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Alcohol consumption and transition of mild cognitive impairment to dementia.

Abstract

AIM

Mild cognitive impairment (MCI) is a prodrome for dementia. Alcohol drinking patterns may affect cognitive functions and the effects may accumulate to a significant level at an advanced age. This study investigated the relationship between alcohol consumption and risks for dementia in a cohort of elderly patients with MCI.

METHODS

Patients with suspected cognitive impairment were screened. One hundred and seventy-six patients who met the MCI criteria were enrolled. Lifetime and daily alcohol consumptions were assessed at baseline using a self-report questionnaire answered by patients and their caregivers. Patients were classified according to alcohol consumptions as abstainers, light-moderate and heavy drinkers. Global cognitive functions were assessed periodically with Mini-Mental State Examination (MMSE). Enrolled patients were followed for 2 years.

RESULTS

Of the 176 patients diagnosed as having MCI, 15 (8.5%) died, 13 (7.4%) were lost to follow up, and 66 (37.5%) developed dementia during follow up. Light-moderate alcohol drinkers had better MMSE performance than abstainers (P < 0.05) and heavy drinkers (P < 0.01) 2 years after MCI diagnosis. Patients who consumed a total of <or=300 kg alcohol prior to MCI diagnosis had less cognitive decline than patients who consumed no (P < 0.05) or >300 kg alcohol (P < 0.01). Heavy drinkers had a higher risk for dementia than abstainers (P < 0.05) and light-moderate drinkers (P < 0.05) 2 years after MCI diagnosis.

CONCLUSIONS

A J-shaped relationship may exist between alcohol consumption and cognitive decline in MCI patients. Light-moderate alcohol drinking may be associated with decreased risks for dementia in elderly patients with MCI.

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  • Authors+Show Affiliations

    ,

    Department of Neurology, Jinling Hospital, Nanjing University School of Medicine, Nanjing, Jiangsu Province, China. gelinxu@gmail.com

    , , , ,

    Source

    MeSH

    Age Factors
    Aged
    Alcohol Drinking
    China
    Cognition Disorders
    Cohort Studies
    Dementia
    Disease Progression
    Female
    Follow-Up Studies
    Humans
    Kaplan-Meier Estimate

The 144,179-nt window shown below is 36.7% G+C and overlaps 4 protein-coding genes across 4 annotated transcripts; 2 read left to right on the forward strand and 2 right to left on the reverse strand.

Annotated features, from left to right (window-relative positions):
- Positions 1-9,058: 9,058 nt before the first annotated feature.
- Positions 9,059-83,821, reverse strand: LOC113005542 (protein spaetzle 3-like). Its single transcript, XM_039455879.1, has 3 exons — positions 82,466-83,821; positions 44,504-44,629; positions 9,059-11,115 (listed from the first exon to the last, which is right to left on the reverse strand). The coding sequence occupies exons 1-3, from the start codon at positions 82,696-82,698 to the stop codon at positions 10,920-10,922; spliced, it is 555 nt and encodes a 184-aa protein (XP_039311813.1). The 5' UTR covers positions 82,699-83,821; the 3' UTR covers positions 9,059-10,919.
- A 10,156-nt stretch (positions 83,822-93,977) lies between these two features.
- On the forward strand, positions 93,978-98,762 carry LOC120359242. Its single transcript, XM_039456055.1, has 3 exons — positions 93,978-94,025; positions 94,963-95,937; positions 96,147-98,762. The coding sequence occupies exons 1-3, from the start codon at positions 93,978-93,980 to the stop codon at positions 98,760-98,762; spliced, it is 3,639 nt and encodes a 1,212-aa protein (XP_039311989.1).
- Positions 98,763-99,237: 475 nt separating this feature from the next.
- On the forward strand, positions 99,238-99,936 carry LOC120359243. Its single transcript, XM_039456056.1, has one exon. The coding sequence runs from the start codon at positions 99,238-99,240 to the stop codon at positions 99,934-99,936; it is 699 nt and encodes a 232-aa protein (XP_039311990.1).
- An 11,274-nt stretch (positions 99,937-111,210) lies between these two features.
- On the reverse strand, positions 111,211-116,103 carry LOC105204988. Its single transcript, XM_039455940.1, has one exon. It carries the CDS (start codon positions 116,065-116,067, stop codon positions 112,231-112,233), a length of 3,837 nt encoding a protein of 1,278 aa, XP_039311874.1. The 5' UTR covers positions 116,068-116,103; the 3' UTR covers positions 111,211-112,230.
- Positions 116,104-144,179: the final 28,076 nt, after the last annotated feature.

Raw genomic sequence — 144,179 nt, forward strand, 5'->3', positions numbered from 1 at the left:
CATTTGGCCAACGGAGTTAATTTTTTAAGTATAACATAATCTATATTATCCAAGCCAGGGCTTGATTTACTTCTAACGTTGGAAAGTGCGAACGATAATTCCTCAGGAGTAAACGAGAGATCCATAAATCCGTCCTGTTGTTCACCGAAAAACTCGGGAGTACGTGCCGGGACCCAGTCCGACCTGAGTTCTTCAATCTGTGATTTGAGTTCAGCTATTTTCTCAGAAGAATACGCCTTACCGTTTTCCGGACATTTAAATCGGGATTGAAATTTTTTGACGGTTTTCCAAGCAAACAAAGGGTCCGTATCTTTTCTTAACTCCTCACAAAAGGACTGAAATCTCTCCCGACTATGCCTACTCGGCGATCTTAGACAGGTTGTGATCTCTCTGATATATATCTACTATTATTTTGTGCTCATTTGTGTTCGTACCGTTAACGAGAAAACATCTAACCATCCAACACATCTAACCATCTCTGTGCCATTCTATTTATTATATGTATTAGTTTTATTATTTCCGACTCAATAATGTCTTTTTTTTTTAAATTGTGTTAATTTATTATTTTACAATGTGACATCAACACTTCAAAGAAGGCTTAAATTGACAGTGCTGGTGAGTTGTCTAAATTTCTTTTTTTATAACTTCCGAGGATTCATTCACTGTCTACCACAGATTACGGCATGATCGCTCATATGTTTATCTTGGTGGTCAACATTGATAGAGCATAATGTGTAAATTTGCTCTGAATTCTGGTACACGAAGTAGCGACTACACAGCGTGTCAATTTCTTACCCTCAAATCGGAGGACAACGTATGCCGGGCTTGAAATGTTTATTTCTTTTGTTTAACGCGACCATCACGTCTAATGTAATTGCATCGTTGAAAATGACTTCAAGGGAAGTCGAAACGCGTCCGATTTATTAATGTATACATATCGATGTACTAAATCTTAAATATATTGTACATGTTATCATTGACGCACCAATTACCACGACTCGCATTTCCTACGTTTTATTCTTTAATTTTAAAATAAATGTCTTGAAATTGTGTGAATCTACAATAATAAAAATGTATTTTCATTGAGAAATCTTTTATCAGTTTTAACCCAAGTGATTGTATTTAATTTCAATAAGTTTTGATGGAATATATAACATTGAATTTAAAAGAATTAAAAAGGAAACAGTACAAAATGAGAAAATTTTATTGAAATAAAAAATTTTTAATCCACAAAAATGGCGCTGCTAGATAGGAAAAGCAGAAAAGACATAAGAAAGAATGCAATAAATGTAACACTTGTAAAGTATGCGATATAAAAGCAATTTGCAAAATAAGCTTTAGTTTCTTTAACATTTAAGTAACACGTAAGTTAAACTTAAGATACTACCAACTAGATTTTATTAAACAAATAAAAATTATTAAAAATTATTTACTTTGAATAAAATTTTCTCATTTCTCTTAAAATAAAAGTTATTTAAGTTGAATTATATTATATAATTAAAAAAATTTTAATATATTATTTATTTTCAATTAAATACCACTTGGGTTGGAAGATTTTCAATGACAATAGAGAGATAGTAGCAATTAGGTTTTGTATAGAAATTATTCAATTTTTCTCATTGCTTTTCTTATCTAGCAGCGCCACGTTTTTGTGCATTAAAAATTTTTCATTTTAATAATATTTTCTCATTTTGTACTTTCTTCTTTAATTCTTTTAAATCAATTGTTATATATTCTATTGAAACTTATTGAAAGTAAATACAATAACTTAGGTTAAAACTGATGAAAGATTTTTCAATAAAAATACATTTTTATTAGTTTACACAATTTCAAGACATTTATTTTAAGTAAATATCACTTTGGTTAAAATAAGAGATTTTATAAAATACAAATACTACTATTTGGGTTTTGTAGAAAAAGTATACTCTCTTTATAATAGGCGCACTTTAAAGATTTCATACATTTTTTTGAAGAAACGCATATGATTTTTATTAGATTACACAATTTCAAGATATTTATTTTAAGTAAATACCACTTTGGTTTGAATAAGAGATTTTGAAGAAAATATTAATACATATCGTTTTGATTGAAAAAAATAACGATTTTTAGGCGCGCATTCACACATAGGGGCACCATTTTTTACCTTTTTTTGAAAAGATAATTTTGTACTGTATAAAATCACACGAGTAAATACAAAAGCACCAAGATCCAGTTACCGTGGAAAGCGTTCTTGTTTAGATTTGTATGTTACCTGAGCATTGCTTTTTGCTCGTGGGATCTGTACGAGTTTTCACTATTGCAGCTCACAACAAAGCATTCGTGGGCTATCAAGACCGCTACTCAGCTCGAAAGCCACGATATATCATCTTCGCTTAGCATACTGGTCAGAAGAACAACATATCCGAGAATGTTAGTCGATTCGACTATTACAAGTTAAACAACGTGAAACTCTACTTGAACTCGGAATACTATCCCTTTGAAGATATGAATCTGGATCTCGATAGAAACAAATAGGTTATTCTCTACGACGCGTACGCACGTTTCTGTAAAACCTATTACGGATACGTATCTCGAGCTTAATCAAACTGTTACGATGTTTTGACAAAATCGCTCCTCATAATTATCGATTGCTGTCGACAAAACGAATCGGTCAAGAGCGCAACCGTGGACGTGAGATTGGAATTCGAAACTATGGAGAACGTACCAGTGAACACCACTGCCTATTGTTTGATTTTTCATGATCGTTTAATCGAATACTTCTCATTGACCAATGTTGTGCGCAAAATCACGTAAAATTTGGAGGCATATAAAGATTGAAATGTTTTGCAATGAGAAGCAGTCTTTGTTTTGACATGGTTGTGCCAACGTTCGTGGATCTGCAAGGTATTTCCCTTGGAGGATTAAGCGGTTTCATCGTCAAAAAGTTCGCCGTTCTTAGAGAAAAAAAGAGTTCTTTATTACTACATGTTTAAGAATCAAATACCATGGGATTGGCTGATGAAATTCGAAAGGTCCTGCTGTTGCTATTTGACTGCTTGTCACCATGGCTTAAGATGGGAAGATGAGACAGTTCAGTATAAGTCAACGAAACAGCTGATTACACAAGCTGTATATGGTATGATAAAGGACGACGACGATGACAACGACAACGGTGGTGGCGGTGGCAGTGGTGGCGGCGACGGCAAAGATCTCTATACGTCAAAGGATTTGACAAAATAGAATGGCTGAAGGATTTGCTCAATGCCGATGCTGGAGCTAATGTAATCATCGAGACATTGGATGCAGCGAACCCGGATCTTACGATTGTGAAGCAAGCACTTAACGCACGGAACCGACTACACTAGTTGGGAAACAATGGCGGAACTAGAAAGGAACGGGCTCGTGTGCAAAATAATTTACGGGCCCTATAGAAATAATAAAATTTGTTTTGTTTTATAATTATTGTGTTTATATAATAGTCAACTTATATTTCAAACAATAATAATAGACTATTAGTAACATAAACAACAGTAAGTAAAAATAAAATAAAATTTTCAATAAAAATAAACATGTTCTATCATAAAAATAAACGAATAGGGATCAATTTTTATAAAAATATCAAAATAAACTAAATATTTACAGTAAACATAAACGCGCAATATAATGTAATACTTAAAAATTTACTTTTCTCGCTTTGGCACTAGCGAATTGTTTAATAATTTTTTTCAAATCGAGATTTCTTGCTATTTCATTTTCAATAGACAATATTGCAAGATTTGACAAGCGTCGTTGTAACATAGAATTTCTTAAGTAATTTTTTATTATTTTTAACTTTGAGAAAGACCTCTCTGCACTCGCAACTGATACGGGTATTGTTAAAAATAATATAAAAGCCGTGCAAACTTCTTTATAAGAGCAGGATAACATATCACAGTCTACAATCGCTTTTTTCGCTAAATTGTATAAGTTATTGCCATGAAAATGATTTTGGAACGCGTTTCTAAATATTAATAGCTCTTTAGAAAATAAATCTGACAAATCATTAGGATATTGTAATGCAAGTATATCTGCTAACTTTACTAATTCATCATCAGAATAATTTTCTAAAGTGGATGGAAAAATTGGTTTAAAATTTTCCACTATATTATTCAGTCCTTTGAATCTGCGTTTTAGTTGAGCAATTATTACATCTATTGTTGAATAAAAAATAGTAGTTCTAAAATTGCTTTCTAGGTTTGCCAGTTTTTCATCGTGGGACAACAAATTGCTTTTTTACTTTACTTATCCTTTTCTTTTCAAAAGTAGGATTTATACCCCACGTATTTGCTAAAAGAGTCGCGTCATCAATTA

Magnetic Resonance Imaging
    Male
    Neuropsychological Tests
    Risk
    Risk Factors
    Tomography, X-Ray Computed

    Pub Type(s)

    Journal Article
    Research Support, Non-U.S. Gov't

    Language

    eng

    PubMed ID

    19154211

    Citation

    Xu, Gelin, et al. "Alcohol Consumption and Transition of Mild Cognitive Impairment to Dementia." Psychiatry and Clinical Neurosciences, vol. 63, no. 1, 2009, pp. 43-9.
    Xu G, Liu X, Yin Q, et al. Alcohol consumption and transition of mild cognitive impairment to dementia. Psychiatry Clin Neurosci. 2009;63(1):43-9.
    Xu, G., Liu, X., Yin, Q., Zhu, W., Zhang, R., & Fan, X. (2009). Alcohol consumption and transition of mild cognitive impairment to dementia. Psychiatry and Clinical Neurosciences, 63(1), pp. 43-9. doi:10.1111/j.1440-1819.2008.01904.x.
    Xu G, et al. Alcohol Consumption and Transition of Mild Cognitive Impairment to Dementia. Psychiatry Clin Neurosci. 2009;63(1):43-9. PubMed PMID: 19154211.
    * Article titles in AMA citation format should be in sentence-case
    TY - JOUR T1 - Alcohol consumption and transition of mild cognitive impairment to dementia. AU - Xu,Gelin, AU - Liu,Xinfeng, AU - Yin,Qin, AU - Zhu,Wusheng, AU - Zhang,Renliang, AU - Fan,Xiaobing, PY - 2009/1/22/entrez PY - 2009/1/22/pubmed PY - 2009/4/17/medline SP - 43 EP - 9 JF - Psychiatry and clinical neurosciences JO - Psychiatry Clin. Neurosci. VL - 63 IS - 1 N2 - AIM: Mild cognitive impairment (MCI) is a prodrome for dementia. Alcohol drinking patterns may affect cognitive functions and the effects may accumulate to a significant level at an advanced age. This study investigated the relationship between alcohol consumption and risks for dementia in a cohort of elderly patients with MCI. METHODS: Patients with suspected cognitive impairment were screened. One hundred and seventy-six patients who met the MCI criteria were enrolled. Lifetime and daily alcohol consumptions were assessed at baseline using a self-report questionnaire answered by patients and their caregivers. Patients were classified according to alcohol consumptions as abstainers, light-moderate and heavy drinkers. Global cognitive functions were assessed periodically with Mini-Mental State Examination (MMSE). Enrolled patients were followed for 2 years. RESULTS: Of the 176 patients diagnosed as having MCI, 15 (8.5%) died, 13 (7.4%) were lost to follow up, and 66 (37.5%) developed dementia during follow up. Light-moderate alcohol drinkers had better MMSE performance than abstainers (P < 0.05) and heavy drinkers (P < 0.01) 2 years after MCI diagnosis. Patients who consumed a total of <or=300 kg alcohol prior to MCI diagnosis had less cognitive decline than patients who consumed no (P < 0.05) or >300 kg alcohol (P < 0.01). Heavy drinkers had a higher risk for dementia than abstainers (P < 0.05) and light-moderate drinkers (P < 0.05) 2 years after MCI diagnosis. CONCLUSIONS: A J-shaped relationship may exist between alcohol consumption and cognitive decline in MCI patients. Light-moderate alcohol drinking may be associated with decreased risks for dementia in elderly patients with MCI. SN - 1440-1819 UR - https://www.unboundmedicine.com/medline/citation/19154211/Alcohol_consumption_and_transition_of_mild_cognitive_impairment_to_dementia_ L2 - https://doi.org/10.1111/j.1440-1819.2008.01904.x DB - PRIME DP - Unbound Medicine ER -